We have not incorporated organismal birth and death into our model. Including such features should not affect the qualitative results reported here if the number of updating events occurring during the lifespan of an individual is sufficiently large that the updating process converges approximately to stationarity. It would be interesting, however, to study the accumulation of cultural traits in the presence of a few transmission rounds within the lifespan of an individual and with intergenerational effects, which would follow from including organismal birth and death.
Overall, our results suggest that the cultural diversity at both the individual and population levels (λ_{f} and λ_{p}) are increasing functions of the demographic factors, namely the population size (N) and the cultural migration rate (m), and of the organismal parameters, namely the number of cultural traits (c) an individual may possibly carry, the per trait innovation rate (μ), the memory (r), and the probability of adopting traits learned socially from others (β). Hence, in addition to the demographic parameters and the innovation rate, which are well known to play an important role in describing diversity in classical population genetic models, the memory, and the intensity of cultural transmission (as well as the mode of transmission) are also likely to affect patterns of cultural diversity at both the individual and the population levels. All of the organismal features encountered may be under partial genetic control and thus subject to genetic evolutionary change. We can speculate that such genetic control of these parameters may have implications for the evolution of modern humans from their less culturally capable predecessors, or for their success in overcoming less cultural contemporary groups.
Acknowledgements
We thank two reviewers for useful comments that improved this manuscript, in particular for suggesting use of the number of shared traits φ as a measure of cultural homogeneity. We are grateful to K. Laland and his laboratory members for many helpful comments on the paper. This work is supported by grant PP00P3123344 from the Swiss NSF to L.L., by NIH grant GM28016 to M.W.F. and by Monbukagakusho grant 17102002 to K.A.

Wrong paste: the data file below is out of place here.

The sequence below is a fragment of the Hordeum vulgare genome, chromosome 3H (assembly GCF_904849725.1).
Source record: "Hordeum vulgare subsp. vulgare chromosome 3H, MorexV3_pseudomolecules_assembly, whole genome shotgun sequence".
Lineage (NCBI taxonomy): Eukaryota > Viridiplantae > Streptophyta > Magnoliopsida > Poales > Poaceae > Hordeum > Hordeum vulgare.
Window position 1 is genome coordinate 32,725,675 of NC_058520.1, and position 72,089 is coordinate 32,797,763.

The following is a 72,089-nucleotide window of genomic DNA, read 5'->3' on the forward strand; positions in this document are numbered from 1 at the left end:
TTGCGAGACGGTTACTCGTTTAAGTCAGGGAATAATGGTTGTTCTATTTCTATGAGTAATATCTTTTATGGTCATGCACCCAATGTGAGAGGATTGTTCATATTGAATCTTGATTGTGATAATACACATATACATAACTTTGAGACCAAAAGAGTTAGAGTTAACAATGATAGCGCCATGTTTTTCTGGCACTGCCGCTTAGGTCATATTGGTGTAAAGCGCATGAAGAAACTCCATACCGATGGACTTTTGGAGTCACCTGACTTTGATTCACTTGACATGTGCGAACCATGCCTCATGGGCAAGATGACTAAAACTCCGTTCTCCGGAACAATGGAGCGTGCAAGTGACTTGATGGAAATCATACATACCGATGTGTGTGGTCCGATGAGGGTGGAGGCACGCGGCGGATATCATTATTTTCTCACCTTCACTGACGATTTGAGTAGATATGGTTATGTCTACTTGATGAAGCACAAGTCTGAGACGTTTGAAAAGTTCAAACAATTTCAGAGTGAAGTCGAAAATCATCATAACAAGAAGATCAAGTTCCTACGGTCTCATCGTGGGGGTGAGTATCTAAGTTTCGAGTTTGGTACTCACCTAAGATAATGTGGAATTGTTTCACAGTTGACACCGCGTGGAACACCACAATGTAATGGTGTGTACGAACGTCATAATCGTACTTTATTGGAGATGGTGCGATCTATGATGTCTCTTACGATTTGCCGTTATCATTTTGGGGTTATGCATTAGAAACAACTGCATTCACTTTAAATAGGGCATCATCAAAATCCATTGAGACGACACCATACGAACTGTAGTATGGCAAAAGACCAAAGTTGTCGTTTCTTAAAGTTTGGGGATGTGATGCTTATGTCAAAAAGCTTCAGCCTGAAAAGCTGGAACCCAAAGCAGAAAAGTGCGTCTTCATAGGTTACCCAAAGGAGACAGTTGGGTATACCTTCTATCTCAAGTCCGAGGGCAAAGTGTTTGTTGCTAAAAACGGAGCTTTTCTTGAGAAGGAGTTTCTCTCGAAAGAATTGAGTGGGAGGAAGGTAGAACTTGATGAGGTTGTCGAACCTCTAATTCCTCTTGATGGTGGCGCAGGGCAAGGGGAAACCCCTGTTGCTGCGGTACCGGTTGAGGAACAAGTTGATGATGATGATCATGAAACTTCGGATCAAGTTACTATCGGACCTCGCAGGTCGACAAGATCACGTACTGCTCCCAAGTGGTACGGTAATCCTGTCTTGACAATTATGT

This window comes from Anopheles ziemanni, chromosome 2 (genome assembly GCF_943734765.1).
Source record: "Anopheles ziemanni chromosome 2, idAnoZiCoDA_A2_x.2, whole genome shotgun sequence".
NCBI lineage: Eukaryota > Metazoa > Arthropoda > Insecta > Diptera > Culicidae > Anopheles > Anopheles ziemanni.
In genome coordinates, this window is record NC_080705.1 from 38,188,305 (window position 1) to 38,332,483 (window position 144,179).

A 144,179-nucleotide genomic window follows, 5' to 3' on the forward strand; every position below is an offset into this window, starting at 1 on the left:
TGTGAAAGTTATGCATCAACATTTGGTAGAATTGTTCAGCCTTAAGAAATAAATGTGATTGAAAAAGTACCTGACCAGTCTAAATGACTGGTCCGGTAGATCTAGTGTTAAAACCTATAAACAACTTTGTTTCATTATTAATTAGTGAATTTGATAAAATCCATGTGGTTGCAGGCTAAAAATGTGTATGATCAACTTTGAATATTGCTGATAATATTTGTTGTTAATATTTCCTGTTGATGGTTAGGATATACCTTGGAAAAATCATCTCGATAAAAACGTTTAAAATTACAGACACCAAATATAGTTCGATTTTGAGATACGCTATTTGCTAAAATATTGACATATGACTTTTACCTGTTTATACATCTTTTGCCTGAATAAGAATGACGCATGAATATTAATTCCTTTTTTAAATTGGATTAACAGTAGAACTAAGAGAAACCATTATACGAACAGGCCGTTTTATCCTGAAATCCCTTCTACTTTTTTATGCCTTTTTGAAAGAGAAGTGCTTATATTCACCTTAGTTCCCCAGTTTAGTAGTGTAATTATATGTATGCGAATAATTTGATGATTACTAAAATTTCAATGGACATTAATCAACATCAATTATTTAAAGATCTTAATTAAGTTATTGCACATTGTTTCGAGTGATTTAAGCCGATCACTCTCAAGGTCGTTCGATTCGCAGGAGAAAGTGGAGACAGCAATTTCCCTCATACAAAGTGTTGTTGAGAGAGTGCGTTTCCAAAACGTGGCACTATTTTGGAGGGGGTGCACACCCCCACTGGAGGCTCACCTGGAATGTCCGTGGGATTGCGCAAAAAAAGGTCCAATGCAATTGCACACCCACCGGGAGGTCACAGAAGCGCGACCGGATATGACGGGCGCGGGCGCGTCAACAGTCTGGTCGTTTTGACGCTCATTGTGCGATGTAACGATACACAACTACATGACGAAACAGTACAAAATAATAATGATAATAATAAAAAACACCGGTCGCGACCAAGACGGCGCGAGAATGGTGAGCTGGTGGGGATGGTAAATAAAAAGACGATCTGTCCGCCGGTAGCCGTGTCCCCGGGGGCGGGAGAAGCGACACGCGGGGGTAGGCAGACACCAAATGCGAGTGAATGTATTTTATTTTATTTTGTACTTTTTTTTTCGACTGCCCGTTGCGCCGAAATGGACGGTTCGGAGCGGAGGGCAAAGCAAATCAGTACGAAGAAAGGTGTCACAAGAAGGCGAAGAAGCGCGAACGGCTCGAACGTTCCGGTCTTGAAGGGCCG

Footnotes

One contribution of 14 to a Theme Issue ‘Evolution and human behavioural diversity’.
 Received September 13, 2010.
 Accepted September 13, 2010.
 This journal is © 2011 The Royal Society
Appendix A
(a) Stationary abundance distribution
(i) Asynchronous updating
In this appendix, we present an explicit expression for the stationary probability x(i) that i individuals in the population carry a focal trait under asynchronous updating. For this case, the updating process follows a socalled birth–death process (e.g. [16, p. 91], [17, p. 269], [23]), and the stationary distribution is given by A 1where x(0) is chosen so that ∑_{i=0}^{N}x(i) = 1; b(h) is the probability that, conditional on an updating event taking place in a population with h individuals carrying a focal cultural trait, a new individual carries that trait after updating; and d(h) is the probability that, conditional on an updating event taking place in a population with h individuals carrying the cultural trait, one fewer individual carries the trait after updating ([16, eqn 2.162]).
The values of b(h) and d(h) can be obtained from equations (3.1)–(3.2) by noting that in a population with h individuals carrying the focal trait, an individual not carrying it is sampled to update its cultural loci with probability (N − h)/N, in which case it carries the focal trait after updating with probability q(h), while an individual carrying the focal trait is sampled to update its cultural loci with probability h/N, in which case it does not carry the trait after updating with probability 1 − p(h). Thus A 2and A 3and on insertion of equations (3.1)–(3.2), one has A 4and A 5Note that these equations imply that a single individual updates all its cultural traits simultaneously. Alternatively, one could assume that a single individual in the population updates one cultural trait per unit time, in which case the righthand sides of equations (A 4)–(A 5) would be divided by c, which will not affect the stationary abundance distribution but only the rate of convergence to equilibrium.
(ii) Linear updating
Substituting equation (3.3) and equations (A 4)–(A 5) into equations (A 1), we find after rearrangement that the stationary distribution can be expressed as A 6which allows us to evaluate ρ_{f} and ρ_{p} by using equations (2.4)–(2.5). The resulting expressions are complicated and involve hypergeometric functions, but can be easily calculated numerically, for example with Mathematica [28]. In the absence of memory, i.e. r = 0, however, it can be shown that A 7which is the same probability as that found in a population of infinite size (see equation (A 20)). No such simple expression was found for ρ_{p} when r = 0. In order to obtain more tractable analytical expressions than equation (A 6), we will evaluate the traitnumber distributions in the limit as the number of cultural traits and population size become large.